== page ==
-Une Forme de vie

-Cahier d'un retour au pays natal

-Sierra Brulante

=> 3 books so far

Ismé - Goal: 10 books (Jules Verne level)


=> 0 book so far

Cheri - Goal: 20 books (Victor Hugo level)


=> 0 book so far

Great job to Emma and Jeremy who have already succeded, and are willing to go further!
And to Betty and Charlotte who are on the right track!
Good luck and good reads to the others if they're still in the game!
If I've missed some of your readings, go put your links in the Mister Linky's Magical Box!

For those willing to, you still can enter the Challenge for the last three months!
But anyway there will be another edition of it, starting on September 1st! Plus, we linked our own reviews in the list-of-some-books-you-can-pick-for-the-Challenge so you can learn a little bit more about those books we talked about!

Sunday, 27 May 2012

Red Seas Under Red Skies read along
[last part]

In case you haven't followed the first part of this read along on The Lies of Locke Lamora, let me tell you, you missed something.
But it's not too late! (well, now it kinda is)
Here we are again, reading and answering questions about the second part of this awesome series, Red Seas Under Red Skies.
Care to join?
All the details are on the Little Red Reviewer blog, so take a book and join the fun!

Gosh, it's really the end now. I don't even know why I'm bothered about it because I know that the next book is coming soon, and I'll throw myself at it as soon as it's out like the shameless fangirl I am, but still. The read along was so much fun, and I loved re-reading and discussing the story with everyone, and discovering all the little things I would have never thought of without you. Thanks!!!

1. Oh my god, such a lot going on I thought the showdown between the Poison Orchid and the Sovereign was brilliantly written and they were holding their own until Utgar and his nasty device turned up. Well a lot of you had kind of predicted it, and I suppose we’d been let off too easy so far in terms of deaths of well-liked characters – but come on, did you expect something like that? And how on earth will Jean ever recover?
I'm one of those who knew that the minute Ezri and Jean were head over heels in love, one of them would have to go. How, when... I certainly hadn't predicted that she would bloody burn alive to save the ship. Fucking devotion!! I know, the ship (and the crew) totally deserved to be saved, and sending Drakasha to do it would have been really cruel for her kids, but Ezri was still so young :( *sob*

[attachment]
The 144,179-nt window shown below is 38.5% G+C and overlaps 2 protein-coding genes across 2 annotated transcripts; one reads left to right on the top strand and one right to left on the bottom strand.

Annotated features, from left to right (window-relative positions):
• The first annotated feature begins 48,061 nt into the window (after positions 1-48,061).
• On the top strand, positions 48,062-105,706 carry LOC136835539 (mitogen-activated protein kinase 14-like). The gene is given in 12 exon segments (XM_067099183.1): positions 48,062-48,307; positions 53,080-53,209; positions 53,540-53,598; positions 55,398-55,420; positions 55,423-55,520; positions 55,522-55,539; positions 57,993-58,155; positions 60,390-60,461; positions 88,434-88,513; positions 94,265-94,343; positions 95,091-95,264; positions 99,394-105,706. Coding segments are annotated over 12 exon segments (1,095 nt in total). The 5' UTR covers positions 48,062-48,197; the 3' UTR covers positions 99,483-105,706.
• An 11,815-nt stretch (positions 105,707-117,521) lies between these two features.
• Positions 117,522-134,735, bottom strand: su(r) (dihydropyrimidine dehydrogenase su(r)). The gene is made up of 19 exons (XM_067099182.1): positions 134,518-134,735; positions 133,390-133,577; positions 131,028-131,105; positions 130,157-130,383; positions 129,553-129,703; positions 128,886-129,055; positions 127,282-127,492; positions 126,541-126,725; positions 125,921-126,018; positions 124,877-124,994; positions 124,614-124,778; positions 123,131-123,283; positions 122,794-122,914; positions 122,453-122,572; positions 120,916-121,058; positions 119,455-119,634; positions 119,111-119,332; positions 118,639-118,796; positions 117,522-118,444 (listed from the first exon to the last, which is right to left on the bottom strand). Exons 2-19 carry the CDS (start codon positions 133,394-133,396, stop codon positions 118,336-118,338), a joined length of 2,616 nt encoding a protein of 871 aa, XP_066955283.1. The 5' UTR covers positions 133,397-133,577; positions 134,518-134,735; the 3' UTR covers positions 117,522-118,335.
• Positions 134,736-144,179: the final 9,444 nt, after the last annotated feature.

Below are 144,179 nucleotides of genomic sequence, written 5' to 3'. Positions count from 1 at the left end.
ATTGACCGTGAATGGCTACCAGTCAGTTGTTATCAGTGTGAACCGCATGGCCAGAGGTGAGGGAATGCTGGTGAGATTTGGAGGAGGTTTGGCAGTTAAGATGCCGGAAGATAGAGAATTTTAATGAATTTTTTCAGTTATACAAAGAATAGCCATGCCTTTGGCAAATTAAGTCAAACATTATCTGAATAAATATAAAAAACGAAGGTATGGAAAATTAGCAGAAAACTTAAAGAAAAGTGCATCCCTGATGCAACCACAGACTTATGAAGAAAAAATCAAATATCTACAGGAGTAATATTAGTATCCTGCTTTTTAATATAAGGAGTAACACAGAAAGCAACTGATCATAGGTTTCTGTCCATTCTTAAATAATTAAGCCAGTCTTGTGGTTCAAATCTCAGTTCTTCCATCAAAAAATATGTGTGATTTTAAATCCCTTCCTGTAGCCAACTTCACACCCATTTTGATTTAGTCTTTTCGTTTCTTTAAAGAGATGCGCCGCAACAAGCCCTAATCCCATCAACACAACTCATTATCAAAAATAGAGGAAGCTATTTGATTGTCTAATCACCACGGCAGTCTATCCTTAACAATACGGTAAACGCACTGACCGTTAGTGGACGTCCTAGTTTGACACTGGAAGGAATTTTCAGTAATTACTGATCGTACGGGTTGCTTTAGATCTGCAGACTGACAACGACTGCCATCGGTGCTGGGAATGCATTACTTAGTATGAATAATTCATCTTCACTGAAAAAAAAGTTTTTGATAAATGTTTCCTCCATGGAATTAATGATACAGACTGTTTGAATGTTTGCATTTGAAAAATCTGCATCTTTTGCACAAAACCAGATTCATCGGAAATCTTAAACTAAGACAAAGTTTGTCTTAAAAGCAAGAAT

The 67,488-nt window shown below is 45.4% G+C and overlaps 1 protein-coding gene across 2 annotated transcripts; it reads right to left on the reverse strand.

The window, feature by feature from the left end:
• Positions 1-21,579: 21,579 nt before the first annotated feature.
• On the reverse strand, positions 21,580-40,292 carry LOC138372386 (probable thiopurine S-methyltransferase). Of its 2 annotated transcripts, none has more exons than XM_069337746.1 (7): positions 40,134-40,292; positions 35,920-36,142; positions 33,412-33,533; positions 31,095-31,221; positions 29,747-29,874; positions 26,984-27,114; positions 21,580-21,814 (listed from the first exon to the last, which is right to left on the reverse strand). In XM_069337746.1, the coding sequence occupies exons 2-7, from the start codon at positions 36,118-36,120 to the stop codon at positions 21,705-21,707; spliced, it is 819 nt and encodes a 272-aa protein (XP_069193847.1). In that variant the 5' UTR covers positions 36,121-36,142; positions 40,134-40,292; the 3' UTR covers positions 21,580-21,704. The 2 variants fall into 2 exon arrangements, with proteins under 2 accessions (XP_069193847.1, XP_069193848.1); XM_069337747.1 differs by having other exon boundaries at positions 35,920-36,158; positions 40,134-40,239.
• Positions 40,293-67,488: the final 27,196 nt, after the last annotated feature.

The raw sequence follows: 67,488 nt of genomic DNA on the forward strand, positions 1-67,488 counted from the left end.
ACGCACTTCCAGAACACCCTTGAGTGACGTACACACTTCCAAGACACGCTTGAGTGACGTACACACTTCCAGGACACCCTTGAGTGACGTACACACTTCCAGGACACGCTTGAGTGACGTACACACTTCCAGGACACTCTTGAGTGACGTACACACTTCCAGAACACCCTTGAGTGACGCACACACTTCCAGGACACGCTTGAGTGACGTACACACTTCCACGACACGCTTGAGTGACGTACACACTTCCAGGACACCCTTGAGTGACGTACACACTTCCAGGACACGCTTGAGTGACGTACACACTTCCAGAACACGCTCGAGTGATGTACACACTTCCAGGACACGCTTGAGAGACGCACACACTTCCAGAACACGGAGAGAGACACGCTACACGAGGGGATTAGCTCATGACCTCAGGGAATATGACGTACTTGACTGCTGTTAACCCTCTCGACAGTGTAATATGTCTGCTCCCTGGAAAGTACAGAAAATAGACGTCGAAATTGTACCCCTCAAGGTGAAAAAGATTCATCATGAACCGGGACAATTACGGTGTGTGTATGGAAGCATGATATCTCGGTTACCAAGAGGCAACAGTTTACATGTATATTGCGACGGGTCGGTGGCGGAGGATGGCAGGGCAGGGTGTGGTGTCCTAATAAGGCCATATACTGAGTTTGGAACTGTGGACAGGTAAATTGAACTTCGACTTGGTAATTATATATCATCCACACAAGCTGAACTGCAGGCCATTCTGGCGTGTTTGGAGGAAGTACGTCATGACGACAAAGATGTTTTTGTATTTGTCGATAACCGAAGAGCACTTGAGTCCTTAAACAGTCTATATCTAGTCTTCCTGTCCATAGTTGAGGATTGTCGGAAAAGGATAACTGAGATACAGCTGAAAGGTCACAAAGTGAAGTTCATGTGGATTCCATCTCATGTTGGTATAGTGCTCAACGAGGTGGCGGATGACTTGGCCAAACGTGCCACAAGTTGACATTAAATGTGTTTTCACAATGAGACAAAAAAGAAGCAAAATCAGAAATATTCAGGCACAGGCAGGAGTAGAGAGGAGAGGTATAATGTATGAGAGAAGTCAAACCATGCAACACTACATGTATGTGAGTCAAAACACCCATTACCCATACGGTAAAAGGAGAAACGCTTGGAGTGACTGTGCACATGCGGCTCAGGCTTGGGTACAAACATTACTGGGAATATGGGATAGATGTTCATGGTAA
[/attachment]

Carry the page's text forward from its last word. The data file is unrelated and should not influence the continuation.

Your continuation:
I don't know if Jean will recover, grief is something that fades away without ever disappearing, so I think part of him will always remain torn by the lost of his loved one. I wonder if he'll ever let himself fall in love after that... as if we needed a second Locke, really!

2. The deceit, the betrayal, first Rodanov and then Colvard. Even now I’m not entirely sure I understand Colvard – Rodanov was never keen on the oath but Colvard seemed okay with it all and yet in this final deceit she was more devious than Rodanov – what do you think was her motive?
I think they are pirates, and even though they pretend to get along, in the end everyone thinks of themselves first. If it had been Rodanov asking for what Drakasha asked, Colvard would have probably behaved the same way and suggested to get rid of him behind his back. Some people are like that... yay for trust issues!

3. Merrain – such a puzzle, no real answer, the mysterious tattoo, the determination to kill everyone to keep her identity and that of her master a secret. Does anybody have any ideas where she’s from and what she’s up to exactly and who the hell is she working for??
Hum, Karthain? I don't think they do women (or do they?). Maybe something to do with where Sabetha is? I kinda remember that the Lillies had tattoos, or was I dreaming? She could be in one of those guilds that do the same as the Gentlemen Bastards in their youth, disguise themselves to infiltrate a powerful organisation and get away when it becomes dangerous. I don't know if she's clearly against them or just trying to dissuade them from coming after her...

4. Finally we get to the point of the GB’s latest scheme, all that elaborate planning for two years, fancy chairs, gambling, dust covered cards, abseiling lessons – all for one gigantic bluff. I loved the diversionary tactic here but having finally reached the end of the story and, more to the point, the end result – do you think the GB’s are as clever as they think they are?
I think this was the shittiest EVER result they could have gotten, I mean, what the hell?! Mr Lynch, leave them be, for christ sake!!
Back to the question, it's tough to assess how clever they think they are, when you think of it they did run the plan very well, they anticipated quite many things and managed to get away safely without killing anyone unnecessarily, so just for that they deserve an A. The fact that Requin had fakes... how could they know if no one does, not even Selendri? And according to the buyer it's not a common practice there, so really, that was just bad luck.
Or should I say... relentless persecution?

5. I must admit that I liked Requin and Selendri – particularly at the end – I don’t think Requin will go after Locke and Jean, he was even sort of cool and composed about it all, in fact he came across as a bit pleased with himself because he had the last laugh. Plenty of good characters this time which did you enjoy reading most about this time?
Yes, that bastard, he indeed got the last laugh. At least he's fair enough not to go after them, that would really have been too much!